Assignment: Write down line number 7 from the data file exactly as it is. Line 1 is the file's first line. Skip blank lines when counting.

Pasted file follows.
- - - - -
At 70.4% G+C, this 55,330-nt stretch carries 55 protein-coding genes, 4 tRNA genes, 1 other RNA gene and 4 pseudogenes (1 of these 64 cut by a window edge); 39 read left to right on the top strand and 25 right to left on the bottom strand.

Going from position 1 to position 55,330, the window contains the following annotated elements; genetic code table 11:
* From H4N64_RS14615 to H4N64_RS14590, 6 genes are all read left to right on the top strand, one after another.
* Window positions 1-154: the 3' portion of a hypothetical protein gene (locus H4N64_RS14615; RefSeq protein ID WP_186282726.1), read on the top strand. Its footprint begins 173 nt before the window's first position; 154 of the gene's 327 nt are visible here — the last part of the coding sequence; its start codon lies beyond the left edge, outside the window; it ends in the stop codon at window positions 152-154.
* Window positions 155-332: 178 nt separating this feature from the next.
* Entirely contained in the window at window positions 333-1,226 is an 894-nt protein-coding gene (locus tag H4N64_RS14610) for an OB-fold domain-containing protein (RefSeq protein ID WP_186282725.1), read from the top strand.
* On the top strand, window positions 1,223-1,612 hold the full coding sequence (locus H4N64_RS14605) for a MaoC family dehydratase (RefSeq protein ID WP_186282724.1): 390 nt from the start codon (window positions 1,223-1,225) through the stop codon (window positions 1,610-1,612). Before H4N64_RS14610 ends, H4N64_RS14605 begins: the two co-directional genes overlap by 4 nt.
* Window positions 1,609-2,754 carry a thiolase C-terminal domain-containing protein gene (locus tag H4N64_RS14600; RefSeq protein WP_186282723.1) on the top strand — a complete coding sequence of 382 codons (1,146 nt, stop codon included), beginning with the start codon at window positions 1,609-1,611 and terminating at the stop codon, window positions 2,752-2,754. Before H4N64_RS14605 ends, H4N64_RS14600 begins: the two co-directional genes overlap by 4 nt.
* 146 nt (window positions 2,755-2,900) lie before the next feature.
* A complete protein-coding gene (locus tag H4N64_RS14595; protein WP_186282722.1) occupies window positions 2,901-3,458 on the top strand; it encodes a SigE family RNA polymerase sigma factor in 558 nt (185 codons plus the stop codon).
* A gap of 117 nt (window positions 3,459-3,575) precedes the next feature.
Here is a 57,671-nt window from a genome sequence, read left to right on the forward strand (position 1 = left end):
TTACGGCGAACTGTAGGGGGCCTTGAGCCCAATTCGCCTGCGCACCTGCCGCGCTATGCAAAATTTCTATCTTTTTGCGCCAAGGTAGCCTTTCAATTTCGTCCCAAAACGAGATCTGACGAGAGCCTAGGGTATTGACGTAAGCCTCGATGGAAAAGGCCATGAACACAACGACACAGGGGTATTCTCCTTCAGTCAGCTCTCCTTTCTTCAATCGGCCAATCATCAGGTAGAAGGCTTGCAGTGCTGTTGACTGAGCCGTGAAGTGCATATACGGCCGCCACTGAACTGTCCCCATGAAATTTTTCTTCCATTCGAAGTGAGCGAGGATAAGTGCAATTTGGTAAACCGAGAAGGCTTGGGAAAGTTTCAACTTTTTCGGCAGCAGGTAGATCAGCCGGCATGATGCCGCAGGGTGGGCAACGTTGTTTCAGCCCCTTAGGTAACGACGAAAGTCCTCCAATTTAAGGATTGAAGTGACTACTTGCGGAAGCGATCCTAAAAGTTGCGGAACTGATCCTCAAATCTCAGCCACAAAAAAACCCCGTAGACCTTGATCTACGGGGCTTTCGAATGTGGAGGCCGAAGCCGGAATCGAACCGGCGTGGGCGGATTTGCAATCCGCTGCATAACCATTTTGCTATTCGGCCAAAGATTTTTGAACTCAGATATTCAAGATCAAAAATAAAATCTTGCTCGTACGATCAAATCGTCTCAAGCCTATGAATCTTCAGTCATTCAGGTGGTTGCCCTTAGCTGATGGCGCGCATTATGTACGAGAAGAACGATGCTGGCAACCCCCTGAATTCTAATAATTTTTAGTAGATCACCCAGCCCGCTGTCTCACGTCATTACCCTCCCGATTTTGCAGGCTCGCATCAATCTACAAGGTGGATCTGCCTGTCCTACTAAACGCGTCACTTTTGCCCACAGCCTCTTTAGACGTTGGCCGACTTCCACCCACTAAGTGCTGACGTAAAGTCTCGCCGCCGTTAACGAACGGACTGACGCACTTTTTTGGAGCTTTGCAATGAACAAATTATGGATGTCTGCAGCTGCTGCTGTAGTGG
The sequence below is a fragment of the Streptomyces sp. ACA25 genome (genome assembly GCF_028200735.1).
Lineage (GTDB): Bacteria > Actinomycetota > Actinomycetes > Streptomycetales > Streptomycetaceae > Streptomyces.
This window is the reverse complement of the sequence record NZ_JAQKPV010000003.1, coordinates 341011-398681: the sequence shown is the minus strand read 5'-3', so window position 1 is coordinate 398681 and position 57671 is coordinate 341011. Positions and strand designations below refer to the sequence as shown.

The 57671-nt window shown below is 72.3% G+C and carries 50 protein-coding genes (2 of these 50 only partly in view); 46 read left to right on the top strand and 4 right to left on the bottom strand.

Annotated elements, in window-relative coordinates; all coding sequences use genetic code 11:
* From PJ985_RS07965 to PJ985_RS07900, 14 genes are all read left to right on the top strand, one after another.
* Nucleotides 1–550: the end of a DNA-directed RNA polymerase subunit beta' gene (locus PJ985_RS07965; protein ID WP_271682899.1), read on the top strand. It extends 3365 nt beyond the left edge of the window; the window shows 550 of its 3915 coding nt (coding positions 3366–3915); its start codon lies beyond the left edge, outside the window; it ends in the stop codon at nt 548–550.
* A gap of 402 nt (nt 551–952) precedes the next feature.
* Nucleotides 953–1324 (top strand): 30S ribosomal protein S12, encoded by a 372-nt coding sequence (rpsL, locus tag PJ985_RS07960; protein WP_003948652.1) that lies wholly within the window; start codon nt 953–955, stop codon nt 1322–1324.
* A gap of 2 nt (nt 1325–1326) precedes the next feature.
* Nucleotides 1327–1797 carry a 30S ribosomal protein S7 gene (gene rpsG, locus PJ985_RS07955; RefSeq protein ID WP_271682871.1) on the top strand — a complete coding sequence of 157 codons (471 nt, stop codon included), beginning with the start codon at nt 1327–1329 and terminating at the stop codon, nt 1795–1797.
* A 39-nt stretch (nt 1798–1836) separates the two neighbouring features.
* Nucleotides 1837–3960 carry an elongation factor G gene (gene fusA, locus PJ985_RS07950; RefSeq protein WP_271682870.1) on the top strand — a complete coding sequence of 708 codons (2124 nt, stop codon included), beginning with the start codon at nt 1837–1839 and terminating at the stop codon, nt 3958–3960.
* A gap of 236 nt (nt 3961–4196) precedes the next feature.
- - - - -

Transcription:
* On the top strand, window positions 1,223-1,612 hold the full coding sequence (locus H4N64_RS14605) for a MaoC family dehydratase (RefSeq protein ID WP_186282724.1): 390 nt from the start codon (window positions 1,223-1,225) through the stop codon (window positions 1,610-1,612). Before H4N64_RS14610 ends, H4N64_RS14605 begins: the two co-directional genes overlap by 4 nt.